by Richard Mansel
On New Year’s Day, 2007, my Father, Dalton, took my brother and me on a journey through history. We traveled from Florence to Waterloo, Alabama where my Father was born and raised. The trip will be one of my cherished memories.
Waterloo is a city in the extreme Northwest corner of Alabama. Humbled by the beauty of the drive from Florence, we find ourselves coming upon a bridge spanning the Tennessee River. Looking to the left we see the hills of Mississippi rising above the glistening water. We can continue into town or we could turn right and shortly be in Tennessee.
The town is inhabited by a few hundred hardy souls who have chosen heritage over hubbub and fishing to fighting the crowds. The inviting landscape is dotted with dilapidated home places, small churches, comfortable houses, and the ever-present water. A drive through this countryside is a trip back into history. One of the few reminders of the modern age is a sign noting the many state championships of the high school softball team.
Waterloo is filled with history. The despicable Trail of Tears made a calamitous stop here in 1838 because the water was too low. Disease and desertion ravaged my ancestors, the Cherokees. Like Napoleon, Waterloo became one of our lowest points./1
Amidst this terrible stain, I owe much to this idyllic land. The relatives here share my blood and inhabit the memories of my family. Cemeteries mark our past and the stories of their lives will soon pass into history as the eyewitnesses fade away.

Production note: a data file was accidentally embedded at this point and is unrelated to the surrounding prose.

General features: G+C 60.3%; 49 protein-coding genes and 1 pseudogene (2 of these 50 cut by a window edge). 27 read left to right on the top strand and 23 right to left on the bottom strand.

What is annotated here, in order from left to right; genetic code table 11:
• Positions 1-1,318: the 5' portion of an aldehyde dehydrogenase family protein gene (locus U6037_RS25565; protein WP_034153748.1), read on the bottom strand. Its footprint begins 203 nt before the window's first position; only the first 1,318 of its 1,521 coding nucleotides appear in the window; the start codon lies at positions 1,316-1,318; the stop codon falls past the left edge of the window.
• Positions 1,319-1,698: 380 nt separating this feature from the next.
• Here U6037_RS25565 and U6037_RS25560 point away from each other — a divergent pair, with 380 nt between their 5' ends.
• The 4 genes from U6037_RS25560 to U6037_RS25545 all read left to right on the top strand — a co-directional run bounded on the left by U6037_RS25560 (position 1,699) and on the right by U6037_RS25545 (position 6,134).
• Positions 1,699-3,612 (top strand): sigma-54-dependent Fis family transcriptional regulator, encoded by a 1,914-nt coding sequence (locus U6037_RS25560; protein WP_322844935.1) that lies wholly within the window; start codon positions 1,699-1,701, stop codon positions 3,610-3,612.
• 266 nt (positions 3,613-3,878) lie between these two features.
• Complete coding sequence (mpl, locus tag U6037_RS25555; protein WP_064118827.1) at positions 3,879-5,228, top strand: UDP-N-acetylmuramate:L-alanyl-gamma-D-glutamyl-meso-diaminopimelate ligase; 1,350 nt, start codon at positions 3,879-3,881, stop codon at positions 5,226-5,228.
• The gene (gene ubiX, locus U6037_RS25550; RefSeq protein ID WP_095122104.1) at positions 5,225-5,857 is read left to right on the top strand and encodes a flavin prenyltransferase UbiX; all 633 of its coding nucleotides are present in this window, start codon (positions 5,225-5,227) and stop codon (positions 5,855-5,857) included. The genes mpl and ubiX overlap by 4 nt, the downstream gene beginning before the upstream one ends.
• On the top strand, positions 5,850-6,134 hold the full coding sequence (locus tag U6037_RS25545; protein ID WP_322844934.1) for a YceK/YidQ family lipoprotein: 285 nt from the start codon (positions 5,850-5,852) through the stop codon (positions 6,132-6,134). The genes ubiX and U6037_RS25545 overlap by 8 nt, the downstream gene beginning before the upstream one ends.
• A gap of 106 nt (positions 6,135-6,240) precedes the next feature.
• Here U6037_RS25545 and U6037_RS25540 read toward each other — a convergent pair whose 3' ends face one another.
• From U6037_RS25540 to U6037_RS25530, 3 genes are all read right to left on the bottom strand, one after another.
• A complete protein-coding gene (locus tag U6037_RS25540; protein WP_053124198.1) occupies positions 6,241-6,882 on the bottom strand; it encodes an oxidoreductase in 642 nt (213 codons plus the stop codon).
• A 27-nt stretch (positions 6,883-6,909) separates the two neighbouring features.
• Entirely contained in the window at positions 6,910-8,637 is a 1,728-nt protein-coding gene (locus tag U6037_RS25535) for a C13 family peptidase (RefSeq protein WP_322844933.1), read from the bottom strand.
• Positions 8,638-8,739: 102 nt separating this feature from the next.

The rich history of family yields both joy and pain. Successes and scoundrels carry equal weight in the family tree. Their variety adds spice and cautionary tales. We take the good and dispense with the bad. Our lives carry their memories in our trials of fire.
My Father’s Mother, Ruby, possessed a spiritual courage that courses through my veins today. With her Bible in hand she took the preaching she heard and tested the spirits (1 John 4:1). If she found a disparity, she moved on. Dragging her two sons along, she led them on foot to find Biblical truth. Denominations came and went until she found the Lord’s church, and I stand before brethren in the churches of Christ today, in part, because of her legacy. Her search embodies the living heritage of those who preceded us. They are a people who fought for truth and fiercely protected its treasure to the death.
In Hebrews 11, we find the “hall of fame of faith.” The examples of great men and women of God who refused to abandon their Lord stand as champions of faith. The author of Hebrews writes, “Therefore we also, since we are surrounded by so great a cloud of witnesses, let us lay aside every weight, and the sin that so easily ensnares us, and let us run with endurance the race that is set before us” (Hebrews 12:1, NKJV).
I must remain in the Lord’s body with all the passion my Grandmother employed as she searched for it. This courage and resolve is my living heritage as she stands beside the millions who have fought similar battles because they “desired a better, that is, a heavenly country” where an innumerable company of angels sing praises to the king (Hebrews 11:16, Hebrews 12:22; John 12:13; Revelation 4).
The heart of the restoration movement is a passion for the words, ways, and love of God. We seek to please him as we walk in his paths. In a sense, this path is higher and more majestic because of the bold and bloody footprints of those saints who have fought the good fight so truth could ring true and proud through the rolling hills.
We Walk with Those Who Have Walked Before Us